for jill stein. [applause] aloha. >> somebody with a resents and keeps holding it up upside-down. -- eight roseanne at sign keeps holding it upside down. -- a roseanne sign is holding iy upside down,. up next, ill.. -- illinois. >> i was on at the illinois women's caucus. i national committee delegate and a member of the national women's caucus and the national
youth caucus. [applause] from the land of lincoln. as you know, lincoln was the most successful third-party candidate ever. we are home to the first black president ever. although you are not applauding him because he has not lived up to our expectations, it is still incredibly important that he was a man of color that was elected. [applause] state that is proud to announce that we have achieved ballot access for the green party of the united states. [applause] we turned it over 29,000 petitions. we're proud to cast our delegates. we have 49 delegates and five proxies. 12 votes for jill stein. four votes for roseanne barr. ken mesplay.
two non committed votes. thank you. >> if we could hear from indiana. >> i am andrew struck, the delegate from indiana. -- andrew straw, the delegate from indiana. i am also the congressional candidate for district two, in the south bend area. indiana has a lot of work to do. we got right to work this year. mitch daniels, thanks a lot. we have an ongoing problem. with a hog farms. i'm fighting that. that is kind of symbolic of our situation. we got 30,000 signatures to get on the ballot in 2006 for secretary of state.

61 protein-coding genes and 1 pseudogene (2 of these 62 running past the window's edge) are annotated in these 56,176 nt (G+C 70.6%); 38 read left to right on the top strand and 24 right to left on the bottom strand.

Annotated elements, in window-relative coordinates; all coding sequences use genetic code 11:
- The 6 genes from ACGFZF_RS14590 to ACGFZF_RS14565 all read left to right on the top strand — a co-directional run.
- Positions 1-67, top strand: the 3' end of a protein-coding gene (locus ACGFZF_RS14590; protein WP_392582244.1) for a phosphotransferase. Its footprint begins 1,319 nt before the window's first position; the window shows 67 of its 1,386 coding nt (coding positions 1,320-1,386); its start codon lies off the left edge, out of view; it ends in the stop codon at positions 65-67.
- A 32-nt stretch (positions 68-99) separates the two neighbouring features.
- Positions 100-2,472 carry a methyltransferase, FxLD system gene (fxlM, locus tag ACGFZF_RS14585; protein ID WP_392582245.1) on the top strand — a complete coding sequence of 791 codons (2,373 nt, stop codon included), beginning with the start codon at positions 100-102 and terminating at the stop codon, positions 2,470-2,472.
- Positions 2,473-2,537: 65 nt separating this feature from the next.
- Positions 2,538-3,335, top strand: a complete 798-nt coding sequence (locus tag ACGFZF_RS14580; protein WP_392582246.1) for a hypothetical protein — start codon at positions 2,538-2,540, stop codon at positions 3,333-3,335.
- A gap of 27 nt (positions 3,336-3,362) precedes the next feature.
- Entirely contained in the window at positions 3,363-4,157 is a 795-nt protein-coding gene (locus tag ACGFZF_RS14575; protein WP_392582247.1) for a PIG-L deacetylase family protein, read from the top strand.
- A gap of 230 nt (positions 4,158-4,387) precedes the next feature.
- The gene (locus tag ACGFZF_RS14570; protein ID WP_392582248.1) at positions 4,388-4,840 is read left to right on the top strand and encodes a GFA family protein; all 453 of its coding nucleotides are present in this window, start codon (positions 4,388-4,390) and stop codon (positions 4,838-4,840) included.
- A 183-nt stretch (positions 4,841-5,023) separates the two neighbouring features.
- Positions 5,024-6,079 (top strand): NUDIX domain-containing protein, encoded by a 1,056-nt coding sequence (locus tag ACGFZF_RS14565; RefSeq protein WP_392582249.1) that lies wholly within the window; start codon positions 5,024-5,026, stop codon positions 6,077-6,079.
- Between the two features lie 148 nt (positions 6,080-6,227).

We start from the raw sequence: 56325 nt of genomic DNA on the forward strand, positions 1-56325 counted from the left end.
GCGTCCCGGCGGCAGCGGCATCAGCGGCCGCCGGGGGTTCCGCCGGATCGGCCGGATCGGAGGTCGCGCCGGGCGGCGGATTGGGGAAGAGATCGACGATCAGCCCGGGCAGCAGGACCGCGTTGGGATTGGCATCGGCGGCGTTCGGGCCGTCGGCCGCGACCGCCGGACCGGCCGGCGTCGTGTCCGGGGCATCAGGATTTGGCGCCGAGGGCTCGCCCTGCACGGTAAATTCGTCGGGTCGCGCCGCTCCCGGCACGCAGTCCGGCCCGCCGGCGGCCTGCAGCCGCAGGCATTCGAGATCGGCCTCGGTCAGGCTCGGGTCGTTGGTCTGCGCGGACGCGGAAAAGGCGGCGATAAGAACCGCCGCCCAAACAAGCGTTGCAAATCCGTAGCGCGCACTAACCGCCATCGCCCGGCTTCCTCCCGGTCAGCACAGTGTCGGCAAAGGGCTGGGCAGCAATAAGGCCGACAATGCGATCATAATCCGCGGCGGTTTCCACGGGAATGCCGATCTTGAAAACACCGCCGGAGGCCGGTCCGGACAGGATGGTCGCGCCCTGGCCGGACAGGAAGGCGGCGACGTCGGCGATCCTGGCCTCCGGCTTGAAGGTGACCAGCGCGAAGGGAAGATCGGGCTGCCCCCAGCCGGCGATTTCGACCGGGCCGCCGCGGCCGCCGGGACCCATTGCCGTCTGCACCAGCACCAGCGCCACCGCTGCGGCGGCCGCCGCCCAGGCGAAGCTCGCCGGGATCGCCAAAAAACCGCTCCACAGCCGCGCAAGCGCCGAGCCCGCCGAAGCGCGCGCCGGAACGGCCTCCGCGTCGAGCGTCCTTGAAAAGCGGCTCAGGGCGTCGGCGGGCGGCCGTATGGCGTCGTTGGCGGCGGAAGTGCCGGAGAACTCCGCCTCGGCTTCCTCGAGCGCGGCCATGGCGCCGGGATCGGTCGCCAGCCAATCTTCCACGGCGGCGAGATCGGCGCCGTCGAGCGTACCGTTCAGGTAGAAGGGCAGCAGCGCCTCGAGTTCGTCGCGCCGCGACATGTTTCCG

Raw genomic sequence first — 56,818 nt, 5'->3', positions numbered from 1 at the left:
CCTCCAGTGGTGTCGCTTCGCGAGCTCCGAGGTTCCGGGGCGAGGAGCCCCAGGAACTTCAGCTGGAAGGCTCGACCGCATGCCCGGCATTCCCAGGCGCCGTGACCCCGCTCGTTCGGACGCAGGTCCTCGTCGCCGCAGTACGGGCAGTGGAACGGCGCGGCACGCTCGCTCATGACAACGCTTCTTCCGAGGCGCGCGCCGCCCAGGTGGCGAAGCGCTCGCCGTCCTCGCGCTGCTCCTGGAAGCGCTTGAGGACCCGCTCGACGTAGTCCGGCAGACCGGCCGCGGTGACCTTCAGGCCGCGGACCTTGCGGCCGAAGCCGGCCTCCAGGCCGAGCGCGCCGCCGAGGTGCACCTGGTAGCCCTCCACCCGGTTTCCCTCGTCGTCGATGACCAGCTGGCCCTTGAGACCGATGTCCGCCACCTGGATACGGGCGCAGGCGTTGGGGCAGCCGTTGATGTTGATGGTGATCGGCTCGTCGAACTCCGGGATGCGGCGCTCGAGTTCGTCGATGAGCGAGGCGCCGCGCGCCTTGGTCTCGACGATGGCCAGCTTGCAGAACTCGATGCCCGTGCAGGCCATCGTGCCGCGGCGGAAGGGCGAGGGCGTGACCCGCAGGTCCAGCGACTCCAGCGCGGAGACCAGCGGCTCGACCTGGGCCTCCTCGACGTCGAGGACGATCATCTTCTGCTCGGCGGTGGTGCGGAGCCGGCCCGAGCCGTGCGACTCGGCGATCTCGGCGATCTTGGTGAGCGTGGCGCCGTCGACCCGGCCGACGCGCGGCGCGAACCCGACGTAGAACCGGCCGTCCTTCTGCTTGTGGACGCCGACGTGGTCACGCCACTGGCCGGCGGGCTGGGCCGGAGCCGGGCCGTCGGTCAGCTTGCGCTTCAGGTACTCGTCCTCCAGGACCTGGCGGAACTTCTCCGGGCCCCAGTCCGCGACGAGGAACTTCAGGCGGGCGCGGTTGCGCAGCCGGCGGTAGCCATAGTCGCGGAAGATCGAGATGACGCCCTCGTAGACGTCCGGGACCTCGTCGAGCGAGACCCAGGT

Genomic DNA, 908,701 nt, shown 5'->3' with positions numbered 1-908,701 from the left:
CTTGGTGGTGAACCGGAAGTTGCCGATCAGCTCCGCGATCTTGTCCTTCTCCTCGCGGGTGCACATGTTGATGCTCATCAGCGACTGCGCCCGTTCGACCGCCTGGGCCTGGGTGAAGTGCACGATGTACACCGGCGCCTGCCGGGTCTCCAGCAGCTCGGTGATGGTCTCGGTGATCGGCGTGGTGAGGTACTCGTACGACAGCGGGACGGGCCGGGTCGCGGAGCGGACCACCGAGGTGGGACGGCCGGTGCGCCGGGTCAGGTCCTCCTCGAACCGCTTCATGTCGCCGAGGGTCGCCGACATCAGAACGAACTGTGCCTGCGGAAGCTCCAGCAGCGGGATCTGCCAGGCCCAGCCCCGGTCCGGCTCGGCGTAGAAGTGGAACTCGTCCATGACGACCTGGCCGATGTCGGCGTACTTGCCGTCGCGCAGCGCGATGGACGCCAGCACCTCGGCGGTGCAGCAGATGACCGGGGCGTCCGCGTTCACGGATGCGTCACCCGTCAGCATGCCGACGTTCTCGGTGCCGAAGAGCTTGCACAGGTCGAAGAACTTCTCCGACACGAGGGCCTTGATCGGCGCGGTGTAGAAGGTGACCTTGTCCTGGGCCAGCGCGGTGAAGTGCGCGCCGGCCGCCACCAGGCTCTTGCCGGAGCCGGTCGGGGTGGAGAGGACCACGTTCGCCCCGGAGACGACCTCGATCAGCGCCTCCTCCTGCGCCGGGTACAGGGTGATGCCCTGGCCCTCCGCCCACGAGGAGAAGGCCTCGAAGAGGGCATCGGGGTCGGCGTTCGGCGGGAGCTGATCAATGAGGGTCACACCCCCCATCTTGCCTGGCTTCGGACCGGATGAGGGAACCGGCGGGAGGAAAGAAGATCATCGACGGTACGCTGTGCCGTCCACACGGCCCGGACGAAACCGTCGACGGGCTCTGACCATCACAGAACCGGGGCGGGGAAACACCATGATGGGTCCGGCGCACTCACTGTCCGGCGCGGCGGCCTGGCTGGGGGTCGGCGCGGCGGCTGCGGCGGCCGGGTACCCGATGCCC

guess what? it was not enough. obama, in the second district, they forged signatures to get him on the ballot. it seems that we would fall short -- unfair that we would fall short, but it was a technicality. they let mccain and obama run. indiana is proud to support jill stein. she came to set and into march. she was on tv and just did a great job representing our positions and party. we are proud to give our one vote to jill. [applause] >> you get two votes because you
can count your proxy. >> indiana? >> you get to represent your delegate who is not here. two for jill. >> next is iowa. >> i'm from iowa, a state where you can marry whom you love. [applause] thank you. i wanted to give you all this idea that i thought was profound. unrestricted growth is the ideology of a cancer cell. [applause] iowa gets four votes this year. we cast two of votes for roseanne barr and two votes for jill stein. [applause] >> thank you. kentucky.